Magnetic fields within hot, highly charged matter, as hot as a star – like our sun, are being studied this month at the University of Nevada, Reno’s Nevada Terawatt Facility. The huge laboratory complex is home to the nation’s largest university laser and pulsed-power accelerator combination. In addition to being used to teach cutting-edge physics research to College of Science students, the facility is a resource for industry diagnostic testing and development and is helping to promote workforce development.
“We study changes in the state of matter as well as the evolution of the plasma as it reaches extreme pressure and temperature, and we’re perfecting novel techniques to measure and control the plasma,” said Aaron Covington, director of the Nevada Terawatt Facility.
The experiments underway this month are led by Radu Presura, a Physics Department research professor who is funded by the Department of Energy to develop more accurate ways to measure the strength of complicated magnetic structures in plasma. Scientists desire to understand magnetic fields within the plasma in a variety of environments. At the Nevada Terawatt Facility, scientists can do what no other university can do, which is to use the laser to produce a plasma plume in the presence of an extreme magnetic field made by the Z-pinch accelerator, allowing plasmas to be studied across a broad range of parameters.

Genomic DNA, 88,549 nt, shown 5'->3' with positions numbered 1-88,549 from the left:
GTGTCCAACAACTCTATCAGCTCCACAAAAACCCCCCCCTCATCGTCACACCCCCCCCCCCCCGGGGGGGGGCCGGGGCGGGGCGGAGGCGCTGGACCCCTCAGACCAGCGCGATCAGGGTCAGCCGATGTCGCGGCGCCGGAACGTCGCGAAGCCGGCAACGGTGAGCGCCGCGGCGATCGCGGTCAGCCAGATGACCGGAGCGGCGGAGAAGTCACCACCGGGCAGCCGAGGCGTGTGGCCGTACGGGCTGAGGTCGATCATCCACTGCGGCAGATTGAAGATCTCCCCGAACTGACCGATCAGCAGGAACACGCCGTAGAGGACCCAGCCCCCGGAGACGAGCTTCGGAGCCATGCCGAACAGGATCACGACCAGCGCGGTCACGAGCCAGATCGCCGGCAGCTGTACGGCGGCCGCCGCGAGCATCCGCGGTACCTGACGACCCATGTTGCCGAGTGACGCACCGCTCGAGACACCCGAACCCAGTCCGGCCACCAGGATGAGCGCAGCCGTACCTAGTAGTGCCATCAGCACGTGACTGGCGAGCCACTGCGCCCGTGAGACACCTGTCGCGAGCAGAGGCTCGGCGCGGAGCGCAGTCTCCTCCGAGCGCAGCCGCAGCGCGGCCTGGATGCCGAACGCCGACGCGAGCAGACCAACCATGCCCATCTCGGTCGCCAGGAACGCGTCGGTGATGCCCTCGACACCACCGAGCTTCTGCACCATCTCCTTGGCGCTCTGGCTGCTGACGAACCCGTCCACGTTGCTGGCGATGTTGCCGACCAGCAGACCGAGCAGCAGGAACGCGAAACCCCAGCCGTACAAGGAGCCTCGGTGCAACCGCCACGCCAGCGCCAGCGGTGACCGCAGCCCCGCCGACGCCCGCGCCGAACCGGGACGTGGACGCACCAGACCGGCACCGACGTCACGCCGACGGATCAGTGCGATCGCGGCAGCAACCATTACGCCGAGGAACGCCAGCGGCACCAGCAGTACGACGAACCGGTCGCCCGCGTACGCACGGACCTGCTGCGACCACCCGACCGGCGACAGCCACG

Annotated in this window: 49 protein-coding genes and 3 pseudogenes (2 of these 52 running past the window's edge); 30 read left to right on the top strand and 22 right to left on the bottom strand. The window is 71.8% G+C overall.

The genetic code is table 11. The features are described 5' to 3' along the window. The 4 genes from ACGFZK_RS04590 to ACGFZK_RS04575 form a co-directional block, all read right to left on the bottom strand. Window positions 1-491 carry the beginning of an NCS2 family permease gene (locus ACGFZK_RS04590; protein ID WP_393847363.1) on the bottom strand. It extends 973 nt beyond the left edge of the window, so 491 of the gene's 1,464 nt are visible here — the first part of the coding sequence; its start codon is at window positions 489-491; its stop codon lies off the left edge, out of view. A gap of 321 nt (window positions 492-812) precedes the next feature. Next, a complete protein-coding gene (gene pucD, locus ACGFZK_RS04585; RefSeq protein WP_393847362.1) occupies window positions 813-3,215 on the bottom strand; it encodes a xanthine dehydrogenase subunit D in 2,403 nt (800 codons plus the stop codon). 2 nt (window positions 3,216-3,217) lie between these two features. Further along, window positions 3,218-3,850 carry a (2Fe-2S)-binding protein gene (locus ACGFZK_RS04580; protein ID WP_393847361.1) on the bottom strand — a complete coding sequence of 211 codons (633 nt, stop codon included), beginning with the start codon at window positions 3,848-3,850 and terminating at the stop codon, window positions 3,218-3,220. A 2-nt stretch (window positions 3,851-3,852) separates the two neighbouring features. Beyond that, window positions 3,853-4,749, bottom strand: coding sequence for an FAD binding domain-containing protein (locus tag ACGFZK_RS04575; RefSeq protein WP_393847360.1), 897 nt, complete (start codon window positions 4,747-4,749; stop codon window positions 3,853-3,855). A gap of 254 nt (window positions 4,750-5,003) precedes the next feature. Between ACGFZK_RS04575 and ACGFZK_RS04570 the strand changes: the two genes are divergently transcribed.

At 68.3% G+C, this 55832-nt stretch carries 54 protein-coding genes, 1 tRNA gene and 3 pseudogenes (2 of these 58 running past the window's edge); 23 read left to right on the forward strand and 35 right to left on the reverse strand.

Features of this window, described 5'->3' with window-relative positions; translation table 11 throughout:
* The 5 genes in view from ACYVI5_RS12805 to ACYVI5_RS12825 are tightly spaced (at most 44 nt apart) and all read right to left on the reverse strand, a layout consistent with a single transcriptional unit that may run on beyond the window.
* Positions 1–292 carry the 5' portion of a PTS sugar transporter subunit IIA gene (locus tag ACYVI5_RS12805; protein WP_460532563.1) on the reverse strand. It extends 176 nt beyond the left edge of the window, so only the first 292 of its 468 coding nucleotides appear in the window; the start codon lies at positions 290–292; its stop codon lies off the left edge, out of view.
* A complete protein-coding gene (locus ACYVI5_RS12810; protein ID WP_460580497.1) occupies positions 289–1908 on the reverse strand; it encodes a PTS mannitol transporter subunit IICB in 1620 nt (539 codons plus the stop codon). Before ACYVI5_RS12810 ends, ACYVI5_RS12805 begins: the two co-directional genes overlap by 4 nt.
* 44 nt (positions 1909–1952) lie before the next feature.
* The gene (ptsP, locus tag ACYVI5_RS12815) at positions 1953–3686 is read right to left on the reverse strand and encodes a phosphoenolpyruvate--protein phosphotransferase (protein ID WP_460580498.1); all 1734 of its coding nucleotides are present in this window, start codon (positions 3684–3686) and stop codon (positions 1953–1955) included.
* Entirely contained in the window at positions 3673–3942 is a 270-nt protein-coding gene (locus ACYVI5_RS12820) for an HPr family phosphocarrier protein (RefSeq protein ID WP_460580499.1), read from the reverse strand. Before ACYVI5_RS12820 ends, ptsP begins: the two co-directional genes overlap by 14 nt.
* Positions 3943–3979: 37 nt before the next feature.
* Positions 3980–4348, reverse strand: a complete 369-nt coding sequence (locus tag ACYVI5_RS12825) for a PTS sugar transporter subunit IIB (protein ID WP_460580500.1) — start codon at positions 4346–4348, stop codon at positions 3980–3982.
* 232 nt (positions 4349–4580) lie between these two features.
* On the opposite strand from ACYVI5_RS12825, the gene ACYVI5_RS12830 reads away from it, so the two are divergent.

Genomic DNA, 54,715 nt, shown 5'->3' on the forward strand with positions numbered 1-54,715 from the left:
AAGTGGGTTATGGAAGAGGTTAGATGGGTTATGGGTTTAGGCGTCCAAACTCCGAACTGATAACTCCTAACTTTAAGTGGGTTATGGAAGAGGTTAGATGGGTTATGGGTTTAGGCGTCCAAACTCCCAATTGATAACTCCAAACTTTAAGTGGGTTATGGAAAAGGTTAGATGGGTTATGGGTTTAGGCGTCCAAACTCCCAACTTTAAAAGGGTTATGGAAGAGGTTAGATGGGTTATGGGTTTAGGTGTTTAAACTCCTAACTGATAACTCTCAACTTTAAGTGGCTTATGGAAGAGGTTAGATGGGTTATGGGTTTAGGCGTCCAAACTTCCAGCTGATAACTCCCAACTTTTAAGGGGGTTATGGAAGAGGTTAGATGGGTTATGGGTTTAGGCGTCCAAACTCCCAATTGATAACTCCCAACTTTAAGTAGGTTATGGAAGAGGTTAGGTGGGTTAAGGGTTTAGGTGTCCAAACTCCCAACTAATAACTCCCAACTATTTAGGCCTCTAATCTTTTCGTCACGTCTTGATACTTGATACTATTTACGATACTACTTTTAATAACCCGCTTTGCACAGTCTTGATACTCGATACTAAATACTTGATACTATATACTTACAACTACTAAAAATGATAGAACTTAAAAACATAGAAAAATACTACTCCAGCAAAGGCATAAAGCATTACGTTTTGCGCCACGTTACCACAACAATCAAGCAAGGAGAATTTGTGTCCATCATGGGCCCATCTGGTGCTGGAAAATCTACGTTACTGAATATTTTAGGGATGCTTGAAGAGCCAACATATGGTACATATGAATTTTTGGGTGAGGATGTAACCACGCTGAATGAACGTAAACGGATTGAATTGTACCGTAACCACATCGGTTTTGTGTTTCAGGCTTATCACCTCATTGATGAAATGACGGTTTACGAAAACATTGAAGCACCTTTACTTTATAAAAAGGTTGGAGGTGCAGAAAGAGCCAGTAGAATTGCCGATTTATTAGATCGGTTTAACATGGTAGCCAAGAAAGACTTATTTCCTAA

The facility, located near the airport in Stead, north of the University’s main campus, is known for having world-class plasma physics theory and experiments. Ongoing efforts include studies of laboratory astrophysics and high-energy plasma experiments that use the Terawatt Facility’s unique Z-pinch/laser combination. Besides exploring the inner workings of stars and fusion energy, industry collaborations are providing the opportunity to explore more practical innovations that may help to improve methods of medical diagnostics, precision optical development, cancer treatments and more.
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